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Panayiotis Chrysostomou: The eurozone crisis is obviously

Christos Kalogeris: There are three key issues: Europe, the US elections and the possibility of a NATO attack on Iran. These will be the catalysts. Loucas Marangos: I believe that the eurozone as a whole will

solve its problems through tighter fiscal union and that it will be in better shape in late 2012. By the end of the year the European debt crisis will be resolved and attention will shift to the problems of the US economy. I consider the huge US deficit to be a much bigger problem than the European debt crisis. 2012

is going to be a year of low growth and high unemployment, and while the central bank interest rates will be lower consumers can expect to pay more to borrow money. Greater regulation in the financial sector will affect the way than banks operate and how financial instruments are traded.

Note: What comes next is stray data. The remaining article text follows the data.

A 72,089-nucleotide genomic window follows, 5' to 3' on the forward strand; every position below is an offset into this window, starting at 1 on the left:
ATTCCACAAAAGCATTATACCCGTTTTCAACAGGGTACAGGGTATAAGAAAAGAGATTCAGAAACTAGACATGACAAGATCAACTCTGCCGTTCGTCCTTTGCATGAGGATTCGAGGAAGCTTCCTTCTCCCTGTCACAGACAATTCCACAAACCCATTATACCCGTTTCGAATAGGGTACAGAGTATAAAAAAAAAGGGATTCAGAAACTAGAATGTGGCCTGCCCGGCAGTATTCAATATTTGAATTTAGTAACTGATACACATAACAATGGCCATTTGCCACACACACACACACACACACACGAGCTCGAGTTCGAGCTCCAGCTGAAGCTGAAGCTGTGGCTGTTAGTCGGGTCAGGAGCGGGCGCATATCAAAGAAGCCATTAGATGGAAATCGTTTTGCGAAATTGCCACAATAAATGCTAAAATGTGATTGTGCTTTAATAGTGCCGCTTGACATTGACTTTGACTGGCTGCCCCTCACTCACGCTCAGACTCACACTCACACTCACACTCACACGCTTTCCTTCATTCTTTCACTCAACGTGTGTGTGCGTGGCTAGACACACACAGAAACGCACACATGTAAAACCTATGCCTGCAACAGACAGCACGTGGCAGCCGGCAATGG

Gold: Many countries view closer fiscal union as a loss of sovereignty. Is it feasible? Nicholas Tantis: Basically there is no choice. If it’s a question of saving the euro, we have to go for closer fiscal union. Any countries that don’t agree to it will be on their own. Charis Papanicolaou: It’s a give and take situation. If you wish to take advantage of the healthier central European economies that can reduce your costs of borrowing, you have to give something even if it means part of your sovereignty. Nicholas Tantis: What Angela Merkel is trying to do is to create a fairer European system. You can’t have German taxpayers working until 67 while Cypriot municipal workers retire at 60 or teachers at 55, at a time when Cyprus is thriving as an international tax haven with a 10% corporate tax rate in competition with Germany. So you are going to lose some of the aspects that make your economy competitive so as not to face greater risks.